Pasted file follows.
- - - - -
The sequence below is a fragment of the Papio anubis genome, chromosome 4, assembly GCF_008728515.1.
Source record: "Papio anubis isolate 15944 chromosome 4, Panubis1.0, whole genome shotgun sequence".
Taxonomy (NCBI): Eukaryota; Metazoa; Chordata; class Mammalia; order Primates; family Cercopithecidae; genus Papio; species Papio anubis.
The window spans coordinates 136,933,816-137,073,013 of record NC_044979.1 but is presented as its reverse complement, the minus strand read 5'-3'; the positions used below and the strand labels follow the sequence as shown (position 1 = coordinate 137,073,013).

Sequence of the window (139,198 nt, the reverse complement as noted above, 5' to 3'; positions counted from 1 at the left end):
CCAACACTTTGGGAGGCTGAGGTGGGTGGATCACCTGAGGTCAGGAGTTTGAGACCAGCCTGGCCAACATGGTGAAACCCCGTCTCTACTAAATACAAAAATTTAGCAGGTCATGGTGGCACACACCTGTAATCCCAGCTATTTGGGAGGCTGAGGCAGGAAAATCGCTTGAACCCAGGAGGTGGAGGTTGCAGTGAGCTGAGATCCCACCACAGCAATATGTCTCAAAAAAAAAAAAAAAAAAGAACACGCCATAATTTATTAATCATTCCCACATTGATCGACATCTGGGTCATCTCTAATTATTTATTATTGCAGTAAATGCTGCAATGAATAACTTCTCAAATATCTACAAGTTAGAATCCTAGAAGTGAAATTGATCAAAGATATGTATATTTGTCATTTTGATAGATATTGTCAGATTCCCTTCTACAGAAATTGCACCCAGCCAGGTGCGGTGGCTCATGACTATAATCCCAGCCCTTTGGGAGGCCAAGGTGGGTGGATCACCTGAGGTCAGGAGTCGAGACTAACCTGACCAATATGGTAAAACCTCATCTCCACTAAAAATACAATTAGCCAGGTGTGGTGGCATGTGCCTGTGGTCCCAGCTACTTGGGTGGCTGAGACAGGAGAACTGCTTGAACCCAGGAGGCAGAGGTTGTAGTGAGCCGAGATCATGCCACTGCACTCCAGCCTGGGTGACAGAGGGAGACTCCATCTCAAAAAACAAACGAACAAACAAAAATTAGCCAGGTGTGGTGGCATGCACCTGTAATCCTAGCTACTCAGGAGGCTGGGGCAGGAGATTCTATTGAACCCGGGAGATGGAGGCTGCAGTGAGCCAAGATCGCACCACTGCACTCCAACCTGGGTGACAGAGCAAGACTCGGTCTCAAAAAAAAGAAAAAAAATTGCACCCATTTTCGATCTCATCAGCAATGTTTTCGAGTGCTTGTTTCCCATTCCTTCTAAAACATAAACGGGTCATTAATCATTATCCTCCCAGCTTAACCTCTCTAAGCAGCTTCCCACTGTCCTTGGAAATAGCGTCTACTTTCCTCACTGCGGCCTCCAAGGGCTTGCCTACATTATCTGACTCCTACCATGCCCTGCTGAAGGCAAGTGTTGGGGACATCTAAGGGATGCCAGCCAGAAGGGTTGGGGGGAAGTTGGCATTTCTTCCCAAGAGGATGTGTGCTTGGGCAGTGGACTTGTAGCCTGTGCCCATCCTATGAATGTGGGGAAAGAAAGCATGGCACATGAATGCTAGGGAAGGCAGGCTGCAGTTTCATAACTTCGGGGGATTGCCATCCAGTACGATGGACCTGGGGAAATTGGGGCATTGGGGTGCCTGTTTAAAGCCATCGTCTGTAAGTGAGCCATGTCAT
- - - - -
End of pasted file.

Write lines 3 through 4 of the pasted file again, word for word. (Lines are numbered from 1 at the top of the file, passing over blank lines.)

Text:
Taxonomy (NCBI): Eukaryota; Metazoa; Chordata; class Mammalia; order Primates; family Cercopithecidae; genus Papio; species Papio anubis.
The window spans coordinates 136,933,816-137,073,013 of record NC_044979.1 but is presented as its reverse complement, the minus strand read 5'-3'; the positions used below and the strand labels follow the sequence as shown (position 1 = coordinate 137,073,013).